According to the figures disclosed by the Espncricinfo, Pakistani cricketers are among the worst paid in world cricket.
A player in Pakistan’s top contract bracket will be on an annual retainer ($74,014) that is marginally less than the top contract for an Ireland player ($75,000). Let that sink in (Ireland’s top salary retainer is also higher than those of Bangladesh and Zimbabwe). A player like Sarfraz Ahmed, Pakistan’s captain, will end up earning more in a year, of course – and he quadruples his base salary in 2017 – because he plays more often and plays across three formats.
To some degree the low retainer is compensated by a more generous match-fee structure that elevates them to a mid-ranking side in terms of pay. But Pakistani players will argue their plight is compounded by a lack of access to the richest domestic league in the sport, or an especially bountiful payout from the PCB’s commercial rights.
The years of exile have played a part no doubt, as has India refusing to play them (that has also significantly reduced the true value of a broadcast deal reportedly worth $150 million over five years). The cost of running an excessively vast domestic calendar is another drain.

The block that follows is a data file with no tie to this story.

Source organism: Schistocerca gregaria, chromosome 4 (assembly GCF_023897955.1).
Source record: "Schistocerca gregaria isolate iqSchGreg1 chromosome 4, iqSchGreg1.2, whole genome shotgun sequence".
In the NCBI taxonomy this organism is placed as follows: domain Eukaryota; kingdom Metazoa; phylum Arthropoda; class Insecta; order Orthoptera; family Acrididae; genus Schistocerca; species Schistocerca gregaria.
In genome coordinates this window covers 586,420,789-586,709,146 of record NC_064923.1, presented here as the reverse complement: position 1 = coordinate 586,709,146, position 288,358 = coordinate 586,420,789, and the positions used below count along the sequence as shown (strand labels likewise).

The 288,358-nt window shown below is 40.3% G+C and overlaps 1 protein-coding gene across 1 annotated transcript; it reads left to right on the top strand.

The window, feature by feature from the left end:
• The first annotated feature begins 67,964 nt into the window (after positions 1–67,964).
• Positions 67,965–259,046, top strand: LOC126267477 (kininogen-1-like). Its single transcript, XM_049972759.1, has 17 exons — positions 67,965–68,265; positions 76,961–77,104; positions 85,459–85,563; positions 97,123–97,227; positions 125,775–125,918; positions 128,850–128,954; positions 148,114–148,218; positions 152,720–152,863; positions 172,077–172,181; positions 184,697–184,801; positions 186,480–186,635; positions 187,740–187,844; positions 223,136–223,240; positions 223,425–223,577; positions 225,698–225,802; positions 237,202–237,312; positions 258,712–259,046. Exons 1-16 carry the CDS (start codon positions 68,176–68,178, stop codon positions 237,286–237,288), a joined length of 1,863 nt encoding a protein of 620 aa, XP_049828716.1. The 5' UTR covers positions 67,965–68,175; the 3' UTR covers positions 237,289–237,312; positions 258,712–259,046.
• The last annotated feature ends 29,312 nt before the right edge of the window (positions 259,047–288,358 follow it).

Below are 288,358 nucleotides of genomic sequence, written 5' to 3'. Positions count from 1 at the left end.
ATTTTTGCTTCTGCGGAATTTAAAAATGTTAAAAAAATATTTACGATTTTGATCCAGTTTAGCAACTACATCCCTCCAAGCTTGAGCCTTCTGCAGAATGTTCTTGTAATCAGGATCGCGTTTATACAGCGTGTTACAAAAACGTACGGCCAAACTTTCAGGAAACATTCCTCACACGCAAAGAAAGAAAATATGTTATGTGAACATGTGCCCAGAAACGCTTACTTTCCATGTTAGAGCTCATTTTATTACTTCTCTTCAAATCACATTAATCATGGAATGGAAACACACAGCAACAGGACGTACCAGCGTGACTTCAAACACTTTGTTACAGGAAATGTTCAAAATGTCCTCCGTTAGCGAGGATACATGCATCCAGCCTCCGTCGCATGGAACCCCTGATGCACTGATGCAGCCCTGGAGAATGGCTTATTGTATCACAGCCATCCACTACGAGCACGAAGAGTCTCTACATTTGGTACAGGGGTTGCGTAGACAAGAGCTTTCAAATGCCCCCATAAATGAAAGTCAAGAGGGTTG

The PCB earns revenue comparable to West Indies, New Zealand and Sri Lanka, and so the vast differences in retainer amounts between Pakistani players and those representing those three countries stands out: Kane Williamson, Jason Holder and Angelo Mathews all make double, or nearly double, what Sarfraz does on their retainer. Sarfraz makes up for it with his total earnings, but such a system puts intense pressure on the player; an injury in Sarfraz’s case is of far greater harm monetarily than it is for Mathews, Williamson or Holder. Like with India, the case for setting up a Pakistani players’ association has never been stronger.